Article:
Listen: Voices from the Heartland - A Citizen of the Milky Way by Barton Sutter

On this Voices of the Heartland segment, Duluth poet Barton Sutter provides a commentary on the late Minneapolis poet John Engman in a reading of “Citizen of the Milky Way: Eulogy to John Engman.”


(00:00:00) On the evening of December 10th, Minnesota and the nation lost one of its best poets. Not that the country cared America was largely unaware of John Anglin who lived and wrote in a small apartment at 1916 Colfax Avenue South in Minneapolis. Our populace prefers junk movies to soulful poetry. But if it has to have poets America wants them young and suicidal like Sylvia Plath or old and cozy like Robert Frost John inkman A sly sarcastic white male of 47 didn't quite qualify for either roll. But I think there's hope for his reputation now because Above All America likes its poets to be dead. And now John Eggman is dead. If I sound bitter it's because I am I'm bitter because Eggman was essentially rejected by the society to which he offered His Marvelous gifts. His life was far from easy things did not go well for starters. He was an adopted child and though he felt supremely lucky about his adopted family. That early abandonment was lodged in his bones as an adult. Eggman was urban hip the funniest man I've ever met and yet he was surrounded always buy an air of unsolvable loneliness. Eggman earned degrees from Augsburg College in the famous Iowa Writers Workshop with a modest goal in mind to become a professor of creative writing, but he could not land a full-time job or even an interview. So Eggman worked as a waiter and then for many years he served as a counselor to mentally ill adolescents at Fairview Hospital in his 30s and 40s. He taught part-time at The Loft st. Olaf and the University of Minnesota finally in recent years desperate for money. He began working as a temp in the corporate monoliths of downtown Minneapolis at the time of his death Eggman was employed as a kind of executive secretary in the offices of Pillsbury. Reading the title of his last brilliant book of poems temporary help was richly ironic. He might as well have called it help. The miracle is that out of this impoverished difficult life Eggman managed to make magnificent original permanent poems during the 20 years. I knew him John could only afford rattletrap cars. His apartment was a mess. He seemed to survive on beer and frozen pizzas, but he guarded his writing time like a junkyard dog and the literary standards to which he held himself. We're as high as they come. Everyone knows a poem that can't beat Death isn't art. He said once in a poem. And he meant it eggman's best work much of it still unpublished was built to last as long as anyone speaks English. Out of his work on the psych ward and Men wrote startling tributes to the crazy teenagers. He tried to save he composed one poem for a suicidal boy possessed by voices in his belly that kept telling him to cut something cut something. He made another for a girl who wrote I love you on the wall with her own excrement. He wrote the funniest poem about teaching I've ever seen Eggman chose and succeeded with impossible topics. He wrote a sestina about the Federal Reserve Bank building. He celebrated the Sorrows of apartment life. He honored those Desperados who work in office cubicles their faces lit by computer glow England populated his poems with sad silly people trapped in mundane Lives who longed for something better? And he insisted on their dignity. Tell the truth the characters in one of his poems protest talking back to their creator that we are citizens of the Milky Way, and we can sing We Can Make Love We Can Dance. John died during Advent and that seems appropriate now because he once wrote A Goofy Christmas poem in which he imagined himself as an angel as Santa Claus as a Salvation Army worker trying to save the world as a poet. Of course, that's what John was up to that was his job saving the world in the best language. He could fashion saving the world is the work of angels 2 and that's how John appeared to his good friend Carolyn his first night in the hospital. but all after the aneurysm dropped him John went into a coma and that night Carolyn was troubled by chaotic dreams her dreams were crazy painful, but John appeared in all of them as if he could explain he was wearing his black sweatshirt tattered jeans and clogs and he was flying out of the dark as in a Cheesy theater. He dangled on a rope zooming back and forth through all her dreams. His wings were made of cardboard covered with gold foil and stuck to his body with duct tape from his mouth dangled a burning cigarette attacking Angel to be sure but an angel nonetheless and perfectly in character. How this vision of the poet cheered us those of us who loved him as I drove home after seeing Eggman in the hospital. I knew that he was going going gone, but I was consoled by Carolyn's vision and I imagine John as he had imagined Jesus wants ascending into heaven on the static of Television Airwaves dodging episodes of Guiding Light. Oh, yes and Groucho Marx and the Jerry Lewis Telethon coasting on his cardboard Wings ducking satellites sailing out beyond the wreckage of the Space Program going going gone to his apartment in the stars. I saw him check his mail and let himself inside the new apartment which to my surprise looked exactly like the old one here on Earth except classier and cleaner a basket of fresh laundry. Waited on the couch. there were peaches in the freezer and a six-pack in the fridge John popped a beer and tried to relax in an overstuffed chair, but it wasn't easy his cardboard wings were in the way and he swore beneath his breath the wings would take some getting used to but then he settled back blew out a sigh and gazed with satisfaction at his answering machine, which was blinking with a hundred frantic messages. All I Ever Wanted Eamon wrote once in a poem was a nice cold beer and a booth with a view of the local scene that and the adulation of Millions All amen found in his short life was the beer and the booth but the adulation I felt certain now the adulation would be coming soon.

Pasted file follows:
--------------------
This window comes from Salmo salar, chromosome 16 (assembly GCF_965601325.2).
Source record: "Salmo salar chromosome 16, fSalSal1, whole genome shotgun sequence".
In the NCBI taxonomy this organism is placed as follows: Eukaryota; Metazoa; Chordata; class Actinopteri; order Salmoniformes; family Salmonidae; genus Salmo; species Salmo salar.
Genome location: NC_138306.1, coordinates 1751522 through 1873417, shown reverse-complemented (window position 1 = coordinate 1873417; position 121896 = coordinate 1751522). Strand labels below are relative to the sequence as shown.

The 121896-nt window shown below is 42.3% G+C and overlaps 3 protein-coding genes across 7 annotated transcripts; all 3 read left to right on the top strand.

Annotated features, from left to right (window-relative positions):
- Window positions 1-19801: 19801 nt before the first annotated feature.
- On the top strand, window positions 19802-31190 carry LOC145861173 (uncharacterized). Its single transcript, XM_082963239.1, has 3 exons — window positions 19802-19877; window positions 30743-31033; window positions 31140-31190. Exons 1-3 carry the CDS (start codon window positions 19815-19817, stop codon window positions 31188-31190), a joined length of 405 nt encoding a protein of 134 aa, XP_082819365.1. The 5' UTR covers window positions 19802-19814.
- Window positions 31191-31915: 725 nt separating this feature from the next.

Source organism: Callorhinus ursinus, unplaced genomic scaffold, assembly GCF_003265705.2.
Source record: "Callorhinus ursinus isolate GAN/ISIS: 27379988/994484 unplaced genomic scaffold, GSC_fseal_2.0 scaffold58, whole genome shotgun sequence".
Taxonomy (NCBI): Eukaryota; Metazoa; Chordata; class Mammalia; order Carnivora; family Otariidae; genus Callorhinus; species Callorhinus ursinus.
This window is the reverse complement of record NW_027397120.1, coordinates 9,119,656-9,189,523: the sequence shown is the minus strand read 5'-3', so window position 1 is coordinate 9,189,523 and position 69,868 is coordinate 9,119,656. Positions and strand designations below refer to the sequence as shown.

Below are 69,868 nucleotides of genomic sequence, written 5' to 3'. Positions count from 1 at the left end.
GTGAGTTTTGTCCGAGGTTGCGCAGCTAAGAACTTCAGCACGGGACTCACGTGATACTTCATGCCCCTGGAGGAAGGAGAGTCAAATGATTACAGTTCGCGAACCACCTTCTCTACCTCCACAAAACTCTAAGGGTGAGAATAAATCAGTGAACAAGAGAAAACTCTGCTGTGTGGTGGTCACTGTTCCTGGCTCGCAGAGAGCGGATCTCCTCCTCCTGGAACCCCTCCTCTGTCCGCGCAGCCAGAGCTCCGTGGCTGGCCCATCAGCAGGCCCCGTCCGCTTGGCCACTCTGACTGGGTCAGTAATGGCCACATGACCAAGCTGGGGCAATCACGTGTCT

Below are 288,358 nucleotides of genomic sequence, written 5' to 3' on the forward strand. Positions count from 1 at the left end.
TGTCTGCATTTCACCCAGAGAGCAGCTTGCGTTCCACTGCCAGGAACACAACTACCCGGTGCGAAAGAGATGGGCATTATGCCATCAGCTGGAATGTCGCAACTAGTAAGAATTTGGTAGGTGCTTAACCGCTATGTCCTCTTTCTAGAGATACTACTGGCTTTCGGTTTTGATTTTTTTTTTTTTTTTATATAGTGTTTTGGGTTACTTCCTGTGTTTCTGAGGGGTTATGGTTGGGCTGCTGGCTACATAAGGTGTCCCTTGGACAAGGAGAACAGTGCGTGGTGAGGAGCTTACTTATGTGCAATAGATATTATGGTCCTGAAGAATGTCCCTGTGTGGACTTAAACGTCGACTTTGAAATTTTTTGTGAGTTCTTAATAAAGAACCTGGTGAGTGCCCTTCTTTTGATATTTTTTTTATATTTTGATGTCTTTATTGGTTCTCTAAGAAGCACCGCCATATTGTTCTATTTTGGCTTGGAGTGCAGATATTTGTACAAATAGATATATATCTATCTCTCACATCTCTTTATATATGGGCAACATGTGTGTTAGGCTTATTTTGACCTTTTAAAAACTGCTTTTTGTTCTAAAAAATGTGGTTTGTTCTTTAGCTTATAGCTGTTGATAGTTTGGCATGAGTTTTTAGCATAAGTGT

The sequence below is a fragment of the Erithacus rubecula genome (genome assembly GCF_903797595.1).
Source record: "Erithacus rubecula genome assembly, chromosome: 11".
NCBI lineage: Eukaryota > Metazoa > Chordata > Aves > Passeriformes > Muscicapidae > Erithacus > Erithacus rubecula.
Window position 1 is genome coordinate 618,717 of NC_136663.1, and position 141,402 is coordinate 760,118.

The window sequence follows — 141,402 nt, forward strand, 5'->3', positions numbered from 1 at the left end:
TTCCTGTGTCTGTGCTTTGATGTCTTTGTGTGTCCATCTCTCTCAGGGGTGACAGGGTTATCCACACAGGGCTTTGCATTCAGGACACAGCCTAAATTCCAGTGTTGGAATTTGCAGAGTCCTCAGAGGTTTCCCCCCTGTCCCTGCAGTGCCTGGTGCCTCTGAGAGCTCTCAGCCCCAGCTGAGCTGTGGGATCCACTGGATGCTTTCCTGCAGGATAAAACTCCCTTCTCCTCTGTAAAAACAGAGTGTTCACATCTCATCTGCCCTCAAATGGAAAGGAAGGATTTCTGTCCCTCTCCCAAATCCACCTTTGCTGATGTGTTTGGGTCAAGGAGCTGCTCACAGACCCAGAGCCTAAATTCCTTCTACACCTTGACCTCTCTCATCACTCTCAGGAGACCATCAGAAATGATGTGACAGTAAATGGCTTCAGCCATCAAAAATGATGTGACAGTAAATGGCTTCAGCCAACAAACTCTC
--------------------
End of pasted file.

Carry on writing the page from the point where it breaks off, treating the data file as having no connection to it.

Digitization made possible by the National Historical Publications & Records Commission.

This Story Appears in the Following Collections

Views and opinions expressed in the content do not represent the opinions of APMG. APMG is not responsible for objectionable content and language represented on the site. Please use the "Contact Us" button if you'd like to report a piece of content. Thank you.

Transcriptions provided are machine generated, and while APMG makes the best effort for accuracy, mistakes will happen. Please excuse these errors and use the "Contact Us" button if you'd like to report an error. Thank you.

< path d="M23.5-64c0 0.1 0 0.1 0 0.2 -0.1 0.1-0.1 0.1-0.2 0.1 -0.1 0.1-0.1 0.3-0.1 0.4 -0.2 0.1 0 0.2 0 0.3 0 0 0 0.1 0 0.2 0 0.1 0 0.3 0.1 0.4 0.1 0.2 0.3 0.4 0.4 0.5 0.2 0.1 0.4 0.6 0.6 0.6 0.2 0 0.4-0.1 0.5-0.1 0.2 0 0.4 0 0.6-0.1 0.2-0.1 0.1-0.3 0.3-0.5 0.1-0.1 0.3 0 0.4-0.1 0.2-0.1 0.3-0.3 0.4-0.5 0-0.1 0-0.1 0-0.2 0-0.1 0.1-0.2 0.1-0.3 0-0.1-0.1-0.1-0.1-0.2 0-0.1 0-0.2 0-0.3 0-0.2 0-0.4-0.1-0.5 -0.4-0.7-1.2-0.9-2-0.8 -0.2 0-0.3 0.1-0.4 0.2 -0.2 0.1-0.1 0.2-0.3 0.2 -0.1 0-0.2 0.1-0.2 0.2C23.5-64 23.5-64.1 23.5-64 23.5-64 23.5-64 23.5-64"/>